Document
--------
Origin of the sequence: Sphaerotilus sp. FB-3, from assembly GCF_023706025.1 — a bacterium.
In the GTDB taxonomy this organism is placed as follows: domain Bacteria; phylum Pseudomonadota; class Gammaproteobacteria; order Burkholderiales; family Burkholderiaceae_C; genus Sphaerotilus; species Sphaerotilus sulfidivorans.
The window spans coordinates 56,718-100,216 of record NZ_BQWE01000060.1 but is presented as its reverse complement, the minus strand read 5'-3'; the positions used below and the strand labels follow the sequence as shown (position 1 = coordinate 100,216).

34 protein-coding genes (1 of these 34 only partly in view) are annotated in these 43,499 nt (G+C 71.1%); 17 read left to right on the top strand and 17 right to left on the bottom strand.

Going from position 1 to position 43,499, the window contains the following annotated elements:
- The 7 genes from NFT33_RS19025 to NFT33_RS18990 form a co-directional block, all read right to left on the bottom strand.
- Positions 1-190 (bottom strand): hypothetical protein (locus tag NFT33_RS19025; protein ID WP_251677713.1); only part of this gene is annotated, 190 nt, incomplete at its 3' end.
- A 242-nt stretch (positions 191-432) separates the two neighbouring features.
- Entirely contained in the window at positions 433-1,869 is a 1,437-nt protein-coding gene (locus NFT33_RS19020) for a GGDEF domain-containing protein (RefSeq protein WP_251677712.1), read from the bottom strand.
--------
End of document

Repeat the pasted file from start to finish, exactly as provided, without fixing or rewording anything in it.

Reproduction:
Origin of the sequence: Sphaerotilus sp. FB-3, from assembly GCF_023706025.1 — a bacterium.
In the GTDB taxonomy this organism is placed as follows: domain Bacteria; phylum Pseudomonadota; class Gammaproteobacteria; order Burkholderiales; family Burkholderiaceae_C; genus Sphaerotilus; species Sphaerotilus sulfidivorans.
The window spans coordinates 56,718-100,216 of record NZ_BQWE01000060.1 but is presented as its reverse complement, the minus strand read 5'-3'; the positions used below and the strand labels follow the sequence as shown (position 1 = coordinate 100,216).

34 protein-coding genes (1 of these 34 only partly in view) are annotated in these 43,499 nt (G+C 71.1%); 17 read left to right on the top strand and 17 right to left on the bottom strand.

Going from position 1 to position 43,499, the window contains the following annotated elements:
- The 7 genes from NFT33_RS19025 to NFT33_RS18990 form a co-directional block, all read right to left on the bottom strand.
- Positions 1-190 (bottom strand): hypothetical protein (locus tag NFT33_RS19025; protein ID WP_251677713.1); only part of this gene is annotated, 190 nt, incomplete at its 3' end.
- A 242-nt stretch (positions 191-432) separates the two neighbouring features.
- Entirely contained in the window at positions 433-1,869 is a 1,437-nt protein-coding gene (locus NFT33_RS19020) for a GGDEF domain-containing protein (RefSeq protein WP_251677712.1), read from the bottom strand.